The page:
The great French film director François Truffaut had a simple rule: If you want to know what a story’s really about, reflect on what’s changed by the end.
By that metric, the story of the Milwaukee Film Festival’s first decade—its 10th edition opens Thursday—has a classic Hollywood theme. It’s the story of ragtag movie enthusiasts who dream big, find their identity, put down roots and discover they aren’t so crazy and alone after all.
If you’re looking for a boyish leading man, you’ll find him in MFF’s Chief Executive Officer & Artistic Director Jonathan Jackson, who once programmed movies at the University of Wisconsin-Milwaukee’s Union Theater. At the beginning of our story Jackson famously presented films to audiences with movie-mad gusto, his cinephilia equaled only by his disinterest in tucking his shirt into his jeans. Now, though, Jackson is a dapper, confident exec who doesn’t look out of place on stage next to Mayor Tom Barrett. Sometimes he even wears a tie.
“We’ve been through a lot of obstacles,” Jackson said when introducing the inaugural Milwaukee Film Festival in 2009, an 11-day, two-venue event that rose, phoenix-like, from the ashes of the old Milwaukee International Film Festival.
Standing next to him was festival board chairman Chris Abele, who currently serves as the chief executive officer of Milwaukee County. Abele bragged that the festival was already larger in scale than the Chicago Film Festival.
“You think we grew fast before, watch what happens now,” Abele said, and his swagger has since proved prescient.
What’s fascinating is how expansion required contraction. At the start, MFF partnered with the Marcus and Landmark theater chains to find screens, which enabled the festival to stretch from Mequon to New Berlin, with the East Side’s majestic Landmark Oriental Theatre serving as its main hub. By 2012, though, MFF had lengthened to 15 days each fall and cut ties with Marcus to reduce its geographical footprint. The festival replaced the Marcus venues with neighborhood theaters closer to home and, for the first time, Jackson and company seemed to know exactly how to position the festival as a smaller, tighter Milwaukee brand, right when the city was striving to be a great 21st-century metropolis.
Now one of the largest film festivals in the United States—last year saw a record 84,000 attendees and 101 sellouts at five venues—MFF ranks among the city’s key cultural institutions, maintaining a year-long presence in the form of free monthly screenings for members, an educational outreach program for students and workshops, alliances and grants for area filmmakers.
Jackson’s boldest dream, though, wasn’t realized until this past summer. When Milwaukee Film, the festival’s parent nonprofit, acquired a 31-year lease to run the Oriental Theatre and took over daily operations from Landmark, the organization cemented its East Side roots and secured a path to long-term sustainability. After six weeks of renovation, the movie palace reopened in August with an ambitious rotation of independent movies, revivals and cult oddities.
That restless, zealous spirit has carried over into the festival’s 10-year birthday celebration, which will present six world premieres, one U.S. premiere and three new program categories. More than 300 films will screen over 15 days at five locations.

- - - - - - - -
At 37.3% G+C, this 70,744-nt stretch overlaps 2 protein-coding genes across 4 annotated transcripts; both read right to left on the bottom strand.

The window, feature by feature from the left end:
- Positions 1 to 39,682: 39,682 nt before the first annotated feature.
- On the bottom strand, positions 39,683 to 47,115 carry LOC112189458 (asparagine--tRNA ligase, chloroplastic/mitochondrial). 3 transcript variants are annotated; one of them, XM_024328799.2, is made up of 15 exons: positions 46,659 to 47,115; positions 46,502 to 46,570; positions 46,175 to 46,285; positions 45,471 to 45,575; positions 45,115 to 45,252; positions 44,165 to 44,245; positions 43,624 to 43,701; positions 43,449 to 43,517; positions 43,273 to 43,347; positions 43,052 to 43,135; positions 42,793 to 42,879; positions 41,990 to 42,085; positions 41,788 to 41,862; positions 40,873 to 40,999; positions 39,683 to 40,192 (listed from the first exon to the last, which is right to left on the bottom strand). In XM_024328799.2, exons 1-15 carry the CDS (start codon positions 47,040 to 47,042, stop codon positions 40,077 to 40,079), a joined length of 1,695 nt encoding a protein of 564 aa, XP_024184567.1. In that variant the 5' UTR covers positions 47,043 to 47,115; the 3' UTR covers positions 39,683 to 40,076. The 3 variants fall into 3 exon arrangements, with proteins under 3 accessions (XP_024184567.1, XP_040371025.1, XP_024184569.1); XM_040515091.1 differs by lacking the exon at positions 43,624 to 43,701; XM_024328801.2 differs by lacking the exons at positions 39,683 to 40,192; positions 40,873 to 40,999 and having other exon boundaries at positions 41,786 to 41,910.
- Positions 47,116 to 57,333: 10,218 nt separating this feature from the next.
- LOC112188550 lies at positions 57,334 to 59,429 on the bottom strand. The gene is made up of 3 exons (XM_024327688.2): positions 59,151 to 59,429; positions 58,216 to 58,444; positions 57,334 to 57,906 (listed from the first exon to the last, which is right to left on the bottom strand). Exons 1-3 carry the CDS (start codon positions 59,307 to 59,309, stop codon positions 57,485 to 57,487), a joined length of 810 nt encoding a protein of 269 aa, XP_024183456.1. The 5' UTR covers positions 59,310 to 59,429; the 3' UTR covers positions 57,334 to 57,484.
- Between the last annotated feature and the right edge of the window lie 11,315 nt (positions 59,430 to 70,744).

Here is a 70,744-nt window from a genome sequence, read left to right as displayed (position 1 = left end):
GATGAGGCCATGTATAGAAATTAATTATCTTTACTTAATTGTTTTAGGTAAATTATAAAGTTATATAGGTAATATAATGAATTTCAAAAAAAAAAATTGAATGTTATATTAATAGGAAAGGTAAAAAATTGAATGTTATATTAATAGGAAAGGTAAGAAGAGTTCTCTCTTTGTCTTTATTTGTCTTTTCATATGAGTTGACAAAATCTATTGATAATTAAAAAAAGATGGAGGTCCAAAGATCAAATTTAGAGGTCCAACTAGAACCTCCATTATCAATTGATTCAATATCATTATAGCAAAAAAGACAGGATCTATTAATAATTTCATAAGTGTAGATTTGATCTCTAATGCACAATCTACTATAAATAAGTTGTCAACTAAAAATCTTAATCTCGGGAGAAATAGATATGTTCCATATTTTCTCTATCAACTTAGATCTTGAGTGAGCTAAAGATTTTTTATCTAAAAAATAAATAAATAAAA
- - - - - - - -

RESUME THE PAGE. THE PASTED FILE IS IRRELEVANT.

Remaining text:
This year MFF will utilize all three screens at the Oriental Theatre and, in a startling move, eschew the historic Downer Theatre. Instead, the festival will christen the Jan Serr Studio Cinema, a “pop up cinema” that repurposes the top floor of the Kenilworth Square East building as a short-term, fully functional movie theater just around the corner from the Oriental.
“The new theater provides tremendous opportunity for the continued success and growth of the festival, particularly with its proximity to the Oriental Theatre and its location in the same building as our VR Gallery,” Jackson said in a news release.
For Washington County filmgoers, the closest venues remain the Fox-Bay Cinema Grill in Whitefish Bay and the Times Cinema in Washington Heights. The Avalon Theater in Bay View is another returning cinema.
The festival will kick off with “Science Fair,” a feel-good documentary about high schoolers competing in the International Science and Engineering Fair, and close with “Back at the Staircase,” a chamber drama about relatives stuck in the same cabin while coping with the hospitalization of the family matriarch. “Wild Nights with Emily,” a comedy starring Molly Shannon as Emily Dickinson, will serve as the fest’s centerpiece film. The directors of all three films are scheduled to attend.
Among the world premieres are “The First Patient,” Chip Duncan’s revealing documentary about first year medical students dissecting human cadavers, and “This Little Light,” which concerns a New Orleans freedom singer fired from her nonprofit job after marrying her wife. Several premieres have a regional flavor, including “Lake Michigan Monster,” a stylish, black-and-white comedy about a ship captain hunting for the title creature.
The world-famous Alloy Orchestra will return to Milwaukee to present live musical accompaniment for “A Page of Madness” (1926), a silent Japanese classic set inside an insane asylum. Other foreign highlights include new works by major filmmakers such as Pawel Pawlikowski, Asghar Farhadi, Lee Chang-dong and Hirokazu Kore-eda.
New program divisions include Das Kino, which spotlights German cinema; Teen Screen, which collects movies about modern adolescence selected by area teens; and GenreQueer, which showcases documentaries and features about LGBTQ+ issues.
The festival runs Thursday through Nov. 1. The full lineup and ticket information are online at mkefilm.org.